Rise of the Maritime Machines

November 12, 2018 12:21 pm

What’s that blip on the maritime industry’s radar coming relentlessly closer as we look to avoid a collision? Looks like it is autonomous shipping – and there is nothing that will seemingly stop its rise. The future of ships is unmanned…but does that necessarily mean an end to “seafarers”?


There has been a frenzy of coverage regarding autonomous ships, and the media is very quick to jump to a whole host of conclusions. There is almost as much excitement about unmanned ships as there is about the blockchain and digitalisation in shipping.

So, what is the current state of play? Well, there are some very big, important and influential companies who are putting their weight behind the move to autonomous vessels. They are convinced that technology is heading toward a new future for shipping.

Companies such as Kongsberg in Norway and Rolls Royce have been leading the charge. Interestingly, it should be remembered that Kongsberg bought the commercial maritime division of Rolls Royce at the start of 2018, with closure on the deal expected in 2019.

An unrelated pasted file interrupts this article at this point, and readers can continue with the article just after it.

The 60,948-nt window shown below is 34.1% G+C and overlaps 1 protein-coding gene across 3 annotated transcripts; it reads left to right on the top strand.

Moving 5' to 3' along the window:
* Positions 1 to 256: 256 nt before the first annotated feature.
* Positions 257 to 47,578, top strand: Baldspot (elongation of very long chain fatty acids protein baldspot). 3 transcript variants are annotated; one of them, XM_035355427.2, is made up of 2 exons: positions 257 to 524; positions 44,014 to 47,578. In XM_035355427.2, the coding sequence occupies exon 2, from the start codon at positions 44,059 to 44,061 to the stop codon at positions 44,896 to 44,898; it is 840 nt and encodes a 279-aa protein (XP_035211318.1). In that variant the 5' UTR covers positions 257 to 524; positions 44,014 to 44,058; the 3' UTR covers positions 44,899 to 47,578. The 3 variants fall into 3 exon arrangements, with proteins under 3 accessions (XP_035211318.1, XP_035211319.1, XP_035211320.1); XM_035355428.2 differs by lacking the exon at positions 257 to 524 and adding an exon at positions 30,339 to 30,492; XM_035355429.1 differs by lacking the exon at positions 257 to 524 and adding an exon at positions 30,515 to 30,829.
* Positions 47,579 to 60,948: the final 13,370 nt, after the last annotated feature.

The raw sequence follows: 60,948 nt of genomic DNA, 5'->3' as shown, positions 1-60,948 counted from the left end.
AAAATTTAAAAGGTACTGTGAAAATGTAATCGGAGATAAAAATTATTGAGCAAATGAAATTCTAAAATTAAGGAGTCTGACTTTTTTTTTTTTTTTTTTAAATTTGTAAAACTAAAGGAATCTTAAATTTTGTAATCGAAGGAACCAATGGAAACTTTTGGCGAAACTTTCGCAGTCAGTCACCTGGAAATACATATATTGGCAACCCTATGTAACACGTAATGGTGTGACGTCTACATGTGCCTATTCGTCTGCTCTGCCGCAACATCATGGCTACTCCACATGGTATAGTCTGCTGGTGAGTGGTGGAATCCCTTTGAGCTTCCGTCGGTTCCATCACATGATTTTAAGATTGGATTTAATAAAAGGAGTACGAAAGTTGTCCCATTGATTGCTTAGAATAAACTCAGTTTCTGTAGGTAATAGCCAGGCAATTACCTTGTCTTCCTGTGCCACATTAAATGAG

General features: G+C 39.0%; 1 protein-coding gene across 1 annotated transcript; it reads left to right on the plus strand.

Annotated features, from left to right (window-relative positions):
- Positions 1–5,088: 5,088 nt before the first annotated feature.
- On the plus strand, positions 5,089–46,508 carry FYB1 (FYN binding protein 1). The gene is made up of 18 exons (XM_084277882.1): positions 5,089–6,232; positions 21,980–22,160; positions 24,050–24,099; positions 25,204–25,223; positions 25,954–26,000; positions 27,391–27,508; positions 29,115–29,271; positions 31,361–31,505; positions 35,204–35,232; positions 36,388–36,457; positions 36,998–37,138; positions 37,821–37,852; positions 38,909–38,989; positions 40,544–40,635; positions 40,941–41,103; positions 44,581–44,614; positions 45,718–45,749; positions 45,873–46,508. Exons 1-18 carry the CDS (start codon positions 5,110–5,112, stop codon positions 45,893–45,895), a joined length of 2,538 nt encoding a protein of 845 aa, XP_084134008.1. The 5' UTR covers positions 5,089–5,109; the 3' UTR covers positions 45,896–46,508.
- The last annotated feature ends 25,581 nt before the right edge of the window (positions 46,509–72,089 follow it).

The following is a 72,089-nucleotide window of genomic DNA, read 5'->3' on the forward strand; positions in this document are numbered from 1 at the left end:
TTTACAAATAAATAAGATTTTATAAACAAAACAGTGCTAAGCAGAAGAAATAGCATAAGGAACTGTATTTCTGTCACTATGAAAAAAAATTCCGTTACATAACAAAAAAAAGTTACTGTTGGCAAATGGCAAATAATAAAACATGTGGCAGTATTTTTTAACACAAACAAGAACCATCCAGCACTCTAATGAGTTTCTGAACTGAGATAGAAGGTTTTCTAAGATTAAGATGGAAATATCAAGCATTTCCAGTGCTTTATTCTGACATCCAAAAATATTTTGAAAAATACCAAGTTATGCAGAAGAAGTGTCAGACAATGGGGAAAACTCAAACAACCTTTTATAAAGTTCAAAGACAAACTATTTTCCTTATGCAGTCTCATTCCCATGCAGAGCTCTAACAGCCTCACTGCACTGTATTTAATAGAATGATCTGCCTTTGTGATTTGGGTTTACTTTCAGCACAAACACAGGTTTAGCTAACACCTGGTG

So, while there are a number of names in the frame, it seems there is some consolidation too. That also hints at the vast sums of investment being put into this project. The development of autonomous ships is not cheap – and that should give a hint to the determination of the industry to make it happen.


Following the Norwegian influence and leadership in the autonomous ship debate, the Classification Society DNV has been a prime mover in the development of standards for autonomous vessels. Though the likes of Lloyd’s Register (LR) and ABS have been quick to get involved too.